Knobbly frame wrapped with tapa and gauzeThe weather is not so wonderful and I’m in a hurry, so I just drive to the beach and bring the frame back to unwrap at home. What I find is quite photogenic.

Tapa and gauze brown and grayDry tapa and gauze close-upYes, the tapa has added some brown colour to my gauze. Where it has just touched the metal it is only a mottled gray.

Sculptural tapaThe dried bark keeps its shape as I carefully peel it off the frame. I should leave it as is and use it as a sculptural piece…

Beating the tapa againHowever, my intention is to soak the dried bark and beat it until it is as thin as possible. I’m glad we live way outside the village, because it is a Sunday morning when I sit down to do that. I just hope the lovely sound of my tutunga (wooden anvil) will not be heard in church…

Folded wet tapaTapa SpiralTapa fibres and ikeTapa finished beating I fold the strip lengthwise and beat it, beat it, beat it, unfold and refold it and keep beating some more until I run the risk of ripping it with the next beats. Only then am I satisfied.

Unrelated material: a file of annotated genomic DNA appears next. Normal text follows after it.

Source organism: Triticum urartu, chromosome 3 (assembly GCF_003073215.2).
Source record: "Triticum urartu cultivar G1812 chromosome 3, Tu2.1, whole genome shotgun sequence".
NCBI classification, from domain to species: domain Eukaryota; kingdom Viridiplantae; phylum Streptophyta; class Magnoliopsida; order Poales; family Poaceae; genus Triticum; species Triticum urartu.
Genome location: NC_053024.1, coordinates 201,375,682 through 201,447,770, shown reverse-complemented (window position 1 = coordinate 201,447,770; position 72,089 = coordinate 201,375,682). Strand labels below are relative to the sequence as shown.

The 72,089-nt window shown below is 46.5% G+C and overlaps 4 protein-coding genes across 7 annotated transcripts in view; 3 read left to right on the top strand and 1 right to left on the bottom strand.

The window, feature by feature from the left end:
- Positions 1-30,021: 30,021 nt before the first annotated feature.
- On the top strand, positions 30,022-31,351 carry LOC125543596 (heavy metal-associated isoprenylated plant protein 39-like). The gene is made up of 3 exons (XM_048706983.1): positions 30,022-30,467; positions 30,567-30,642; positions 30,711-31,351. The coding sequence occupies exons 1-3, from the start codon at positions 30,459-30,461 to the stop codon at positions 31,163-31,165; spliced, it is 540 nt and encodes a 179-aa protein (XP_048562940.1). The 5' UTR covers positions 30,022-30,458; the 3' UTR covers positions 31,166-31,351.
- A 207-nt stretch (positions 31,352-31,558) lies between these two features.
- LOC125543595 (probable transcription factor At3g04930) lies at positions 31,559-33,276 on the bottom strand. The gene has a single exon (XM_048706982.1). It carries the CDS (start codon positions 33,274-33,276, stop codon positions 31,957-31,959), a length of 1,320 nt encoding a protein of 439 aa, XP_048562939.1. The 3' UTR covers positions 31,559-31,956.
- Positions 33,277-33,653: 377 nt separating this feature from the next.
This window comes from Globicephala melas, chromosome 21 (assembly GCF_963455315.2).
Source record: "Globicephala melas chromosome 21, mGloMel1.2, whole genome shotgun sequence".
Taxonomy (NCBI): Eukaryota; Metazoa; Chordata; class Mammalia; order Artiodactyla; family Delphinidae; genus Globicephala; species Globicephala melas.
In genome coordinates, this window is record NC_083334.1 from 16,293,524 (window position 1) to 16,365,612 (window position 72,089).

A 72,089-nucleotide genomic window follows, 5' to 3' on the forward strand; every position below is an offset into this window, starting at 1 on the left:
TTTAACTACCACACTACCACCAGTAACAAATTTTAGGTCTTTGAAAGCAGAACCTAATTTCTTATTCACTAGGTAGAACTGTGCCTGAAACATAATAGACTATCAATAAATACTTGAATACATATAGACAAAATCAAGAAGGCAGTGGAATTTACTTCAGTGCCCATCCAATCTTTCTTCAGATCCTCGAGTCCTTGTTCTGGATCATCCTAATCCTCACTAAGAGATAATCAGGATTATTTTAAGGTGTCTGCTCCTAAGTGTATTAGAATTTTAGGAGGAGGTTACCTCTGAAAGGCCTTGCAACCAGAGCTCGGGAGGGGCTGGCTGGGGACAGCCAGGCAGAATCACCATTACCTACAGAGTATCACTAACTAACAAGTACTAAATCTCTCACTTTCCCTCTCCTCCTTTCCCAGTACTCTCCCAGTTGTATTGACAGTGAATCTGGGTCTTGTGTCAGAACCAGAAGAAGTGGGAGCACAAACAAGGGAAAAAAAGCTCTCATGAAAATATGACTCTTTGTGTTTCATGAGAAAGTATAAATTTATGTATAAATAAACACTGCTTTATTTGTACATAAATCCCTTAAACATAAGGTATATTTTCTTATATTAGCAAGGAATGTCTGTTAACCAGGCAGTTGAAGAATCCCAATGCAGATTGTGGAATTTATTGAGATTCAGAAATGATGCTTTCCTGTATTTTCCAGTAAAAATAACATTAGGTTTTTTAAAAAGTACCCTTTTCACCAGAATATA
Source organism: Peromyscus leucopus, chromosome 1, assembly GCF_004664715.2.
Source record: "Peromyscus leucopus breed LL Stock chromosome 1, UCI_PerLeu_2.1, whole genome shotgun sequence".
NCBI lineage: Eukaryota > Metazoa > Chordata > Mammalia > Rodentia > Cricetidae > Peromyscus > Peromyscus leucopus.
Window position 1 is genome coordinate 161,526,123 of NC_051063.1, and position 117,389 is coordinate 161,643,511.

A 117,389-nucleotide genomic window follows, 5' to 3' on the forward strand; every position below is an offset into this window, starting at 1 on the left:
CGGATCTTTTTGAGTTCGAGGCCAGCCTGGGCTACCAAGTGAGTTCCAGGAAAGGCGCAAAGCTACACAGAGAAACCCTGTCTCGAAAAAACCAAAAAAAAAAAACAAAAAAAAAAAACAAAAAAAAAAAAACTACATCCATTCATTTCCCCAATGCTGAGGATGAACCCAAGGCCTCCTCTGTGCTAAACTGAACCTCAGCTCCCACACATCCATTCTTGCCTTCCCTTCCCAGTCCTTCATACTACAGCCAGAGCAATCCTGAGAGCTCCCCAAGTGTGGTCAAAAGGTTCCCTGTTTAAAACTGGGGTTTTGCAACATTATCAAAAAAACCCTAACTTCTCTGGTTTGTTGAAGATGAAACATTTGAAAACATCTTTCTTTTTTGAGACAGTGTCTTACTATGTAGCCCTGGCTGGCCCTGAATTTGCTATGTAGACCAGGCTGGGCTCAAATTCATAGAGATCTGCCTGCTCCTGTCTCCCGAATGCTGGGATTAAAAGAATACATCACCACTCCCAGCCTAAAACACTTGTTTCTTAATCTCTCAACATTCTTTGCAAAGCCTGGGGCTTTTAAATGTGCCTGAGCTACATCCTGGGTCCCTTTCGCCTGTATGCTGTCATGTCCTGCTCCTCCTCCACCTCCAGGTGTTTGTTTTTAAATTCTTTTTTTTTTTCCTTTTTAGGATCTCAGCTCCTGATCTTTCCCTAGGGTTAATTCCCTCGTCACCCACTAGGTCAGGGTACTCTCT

Tapa thin enough to see thruIn its wet state, the tapa’s colours are rich; they will fade a bit as the bark dries.

Tapa with beater marksThe material is thin and see through. One can clearly see the marks the ridges of the ike (beater) have left behind. I had hoped that I could perhaps beat tapa and gauze together, but that hasn’t worked out. I feel tempted now to experiment some more with gauze…

Tapa and rust (4)

Frozen banyan bast

I have taken a piece of banyan tapa out of the freezer to thaw. It was harvested and wrapped in ti leaves (Cordiline terminalis) when we did the tapa making workshop with the senior art students at Enuamanu School a year ago. Keeping some samples of bark was my ‘payment’ for filming the event. I have never frozen fresh bark and am all curious how the bark feels to the touch and how it will be to beat it.

Beaten banyan bastFreshly harvested bark is tough at first. I can see from the discolorations that it must be a piece that has been buried in the sea during last year’s experiments. I notice with the first beats that this bark is beautifully soft and requires much less strength to “crack open”, i.e. loosen the fibres. It means I got to be careful not to beat too hard so as not to produce holes right away. My intention is just to beat it a little bit and then take it down to Ava Tapu beach to affix it to a part of the Edna. Having this amazingly soft piece of banyan on my tutunga (wooden anvil) carries me away and I go on until it is nearly finished.